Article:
I spoke with Toni from their internet fulfillment team about the origin of their teas. Their spices and teas come from all over the world and their website provides each item’s origin country. The spices they have may be on the pricey side, but it is beneficial to know where all the ingredients are from. For example, if I buy a Pumpkin Pie Spice from TSTE for a 1 oz bag it would cost $5.49, whereas if I buy a 1.4 oz from Shaws from the brand Organics it would cost $2.99 for an even larger amount. As I have noted before, shopping sustainably costs a lot more than buying fast fashion or buying from a box store. This is because sustainable products take more time and money to create, resulting in a higher retail price. Unfortunately, the cheaper and easier to make products are ruining our environment, which is why, again, it is so important to find a sustainable way to shop.
Ten Thousand Villages
87 Congress Street #104, Portsmouth, NH
This shop reminds me of a fair in the best way possible. It is one of those shops that you never really know what you will find and is a great spot for gifts. They have such a variety of items like handmade items from India, Kenya, Columbia, and many more. Just a few of the handmade items that they sell are scarfs, coin purses, earrings, and tea towels. Selling items made by hand from other countries is a great sustainable practice. Knowing the sources of your products helps you note the suitability of the items. Buying from those who hand make their items helps to reduce the amount of carbon emissions that companies are producing.
This is a great place to purchase gifts that help benefit fair trade and don’t support mass production companies that harm the environment. You may be wondering, what is fair trade? Fair trade means the business makes an agreement with the producer or maker that benefits both parties. So, there is a fair price agreement and the product is made by someone who will truly benefit from your sale. Ten Thousand Villages focuses on purchasing goods from communities that are impoverished and are struggling. The people making these items are being treated fairly and are in good working environments unlike the conditions workers for fast fashions brands work in. It is important to recognize the difference between an item that is labeled “hand made” and an item that is labeled fair trade. A “hand made” item does not necessarily mean that it was made ethically.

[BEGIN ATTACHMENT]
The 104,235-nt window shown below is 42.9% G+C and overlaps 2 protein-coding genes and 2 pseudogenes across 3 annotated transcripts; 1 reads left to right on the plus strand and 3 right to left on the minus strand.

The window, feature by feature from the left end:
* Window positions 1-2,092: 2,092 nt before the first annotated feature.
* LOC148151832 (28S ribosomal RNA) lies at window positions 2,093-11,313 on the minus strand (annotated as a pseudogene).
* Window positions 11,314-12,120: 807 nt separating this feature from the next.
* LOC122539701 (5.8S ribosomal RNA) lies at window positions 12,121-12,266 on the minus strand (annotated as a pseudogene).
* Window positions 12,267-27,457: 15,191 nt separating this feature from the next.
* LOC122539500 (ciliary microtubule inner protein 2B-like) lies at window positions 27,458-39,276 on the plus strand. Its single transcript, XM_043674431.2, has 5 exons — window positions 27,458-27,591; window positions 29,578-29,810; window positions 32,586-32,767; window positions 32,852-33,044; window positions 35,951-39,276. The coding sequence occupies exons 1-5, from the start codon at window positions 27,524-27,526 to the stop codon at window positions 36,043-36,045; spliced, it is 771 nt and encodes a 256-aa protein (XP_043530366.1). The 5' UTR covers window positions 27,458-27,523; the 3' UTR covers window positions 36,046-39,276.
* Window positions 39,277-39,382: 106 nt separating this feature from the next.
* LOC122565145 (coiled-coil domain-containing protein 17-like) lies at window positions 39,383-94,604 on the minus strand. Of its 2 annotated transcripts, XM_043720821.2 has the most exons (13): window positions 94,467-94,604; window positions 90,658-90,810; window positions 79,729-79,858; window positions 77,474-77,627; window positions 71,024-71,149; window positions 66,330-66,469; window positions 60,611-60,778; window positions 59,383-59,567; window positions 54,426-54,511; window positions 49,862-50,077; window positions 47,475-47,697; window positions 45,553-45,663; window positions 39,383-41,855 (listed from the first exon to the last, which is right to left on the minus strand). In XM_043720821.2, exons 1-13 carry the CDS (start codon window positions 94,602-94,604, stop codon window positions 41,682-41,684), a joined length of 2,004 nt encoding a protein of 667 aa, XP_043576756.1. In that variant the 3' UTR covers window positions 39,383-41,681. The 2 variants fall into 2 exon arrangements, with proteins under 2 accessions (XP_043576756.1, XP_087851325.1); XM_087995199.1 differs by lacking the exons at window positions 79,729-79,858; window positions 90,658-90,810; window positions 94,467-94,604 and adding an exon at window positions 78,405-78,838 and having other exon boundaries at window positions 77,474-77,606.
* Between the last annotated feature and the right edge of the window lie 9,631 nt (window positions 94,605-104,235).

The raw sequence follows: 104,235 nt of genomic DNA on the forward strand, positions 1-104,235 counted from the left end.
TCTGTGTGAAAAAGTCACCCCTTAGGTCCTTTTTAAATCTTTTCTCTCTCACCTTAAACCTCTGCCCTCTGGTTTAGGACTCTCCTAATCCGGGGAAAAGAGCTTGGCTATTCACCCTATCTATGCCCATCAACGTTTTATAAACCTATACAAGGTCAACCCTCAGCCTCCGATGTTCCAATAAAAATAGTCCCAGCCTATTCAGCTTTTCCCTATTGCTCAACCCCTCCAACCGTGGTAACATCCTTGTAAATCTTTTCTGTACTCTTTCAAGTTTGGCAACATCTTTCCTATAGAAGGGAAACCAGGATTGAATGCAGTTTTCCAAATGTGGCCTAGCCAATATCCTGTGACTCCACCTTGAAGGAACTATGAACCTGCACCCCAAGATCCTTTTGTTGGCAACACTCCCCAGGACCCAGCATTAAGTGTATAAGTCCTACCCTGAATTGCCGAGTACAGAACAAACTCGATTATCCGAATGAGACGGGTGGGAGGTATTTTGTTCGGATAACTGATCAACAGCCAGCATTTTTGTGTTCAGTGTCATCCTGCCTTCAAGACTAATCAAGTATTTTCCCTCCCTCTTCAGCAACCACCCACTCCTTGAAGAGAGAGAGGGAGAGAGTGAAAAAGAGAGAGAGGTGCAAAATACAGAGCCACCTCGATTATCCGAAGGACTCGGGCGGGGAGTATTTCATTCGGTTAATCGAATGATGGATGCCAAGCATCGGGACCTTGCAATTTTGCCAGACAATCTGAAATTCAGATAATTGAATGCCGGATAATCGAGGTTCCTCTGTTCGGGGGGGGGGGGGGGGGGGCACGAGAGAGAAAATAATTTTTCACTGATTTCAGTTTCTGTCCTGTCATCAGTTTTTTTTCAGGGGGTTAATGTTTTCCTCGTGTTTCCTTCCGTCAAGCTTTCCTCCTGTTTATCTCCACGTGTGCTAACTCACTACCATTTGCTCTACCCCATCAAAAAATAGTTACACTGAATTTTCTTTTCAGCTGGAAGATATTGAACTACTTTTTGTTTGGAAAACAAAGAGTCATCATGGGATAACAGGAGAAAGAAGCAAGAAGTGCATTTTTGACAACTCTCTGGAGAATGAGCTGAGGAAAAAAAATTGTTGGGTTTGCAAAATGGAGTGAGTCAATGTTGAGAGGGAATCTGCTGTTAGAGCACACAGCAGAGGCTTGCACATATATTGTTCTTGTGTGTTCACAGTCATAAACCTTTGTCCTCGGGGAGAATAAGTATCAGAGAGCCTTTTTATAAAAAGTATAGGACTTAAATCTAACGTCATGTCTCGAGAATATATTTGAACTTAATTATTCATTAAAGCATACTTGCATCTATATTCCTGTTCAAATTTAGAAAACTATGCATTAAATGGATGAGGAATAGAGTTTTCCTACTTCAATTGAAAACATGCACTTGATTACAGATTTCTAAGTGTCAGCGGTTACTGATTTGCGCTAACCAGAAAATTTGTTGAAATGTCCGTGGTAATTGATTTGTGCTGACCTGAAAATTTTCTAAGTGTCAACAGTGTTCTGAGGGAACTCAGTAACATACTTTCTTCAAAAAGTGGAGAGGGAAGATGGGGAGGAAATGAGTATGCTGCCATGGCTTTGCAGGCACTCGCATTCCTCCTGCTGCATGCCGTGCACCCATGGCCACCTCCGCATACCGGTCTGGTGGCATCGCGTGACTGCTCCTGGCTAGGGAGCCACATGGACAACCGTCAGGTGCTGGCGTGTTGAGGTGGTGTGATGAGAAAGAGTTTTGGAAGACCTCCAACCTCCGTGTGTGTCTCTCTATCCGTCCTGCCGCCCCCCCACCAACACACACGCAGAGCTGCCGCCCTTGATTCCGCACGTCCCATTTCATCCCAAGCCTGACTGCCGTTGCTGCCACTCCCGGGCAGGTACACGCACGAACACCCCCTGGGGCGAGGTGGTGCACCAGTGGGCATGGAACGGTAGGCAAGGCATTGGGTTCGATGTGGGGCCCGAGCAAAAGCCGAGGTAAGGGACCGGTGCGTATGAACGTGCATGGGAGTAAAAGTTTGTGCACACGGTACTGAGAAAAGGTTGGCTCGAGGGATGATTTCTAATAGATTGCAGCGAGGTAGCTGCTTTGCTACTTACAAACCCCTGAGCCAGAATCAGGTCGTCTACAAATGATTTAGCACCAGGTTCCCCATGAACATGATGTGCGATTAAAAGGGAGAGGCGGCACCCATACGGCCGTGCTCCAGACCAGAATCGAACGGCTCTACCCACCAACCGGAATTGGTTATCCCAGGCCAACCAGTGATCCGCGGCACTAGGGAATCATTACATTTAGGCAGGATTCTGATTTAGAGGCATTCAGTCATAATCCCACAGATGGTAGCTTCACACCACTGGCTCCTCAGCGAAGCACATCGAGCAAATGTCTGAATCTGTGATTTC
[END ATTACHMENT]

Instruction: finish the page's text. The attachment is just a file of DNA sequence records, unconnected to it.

Now, after reading the list it may have raised a few red flags. One is “how the heck am I going to pay for all this?” Shopping sustainably, though very helpful for our planet, can be damaging to our wallets. One of the biggest concerns for those wanting to start a more sustainable lifestyle is the price of sustainable items. I won’t hide the fact that when I came home from my sustainable shopping day, all I had left in my wallet were dust bunnies. However, every little bit helps, whether it is picking up a plastic bag on the sidewalk or just starting small and buying a plastic-free bar of soap instead of a bottle.
Everything comes with downfalls and for shopping sustainably, it’s how expensive it is and that not every store has sustainable items. When shopping I did notice that everything I needed was not all in one place like it is when I shop at Target. When I got home I was still greeted by lots of plastic around my house. I wasn’t able to buy everything I needed sustainably and there is still waste being produced from my house. I still think we have a long way to go in every industry to have fully sustainable lifestyles. Though, to make some sort of impact on the world around us, we don’t need to ditch our current lifestyles entirely. Do what’s right for you and your family. Even going out and buying a .99 cent reusable grocery bag is a great place to start your sustainable journey. You could even be helping more than you know. By using your reusable water bottle you are creating less plastic waste or by being trendy and having a thrift sweater, you’re helping to defund the fast fashion industry. No matter how or where your sustainable lifestyle starts, we all need to work together in order for the planet we call home to stay the beautiful place it is today. As the Lorax says, “unless someone like you cares a whole awful lot, nothing is going to get better, it’s not.”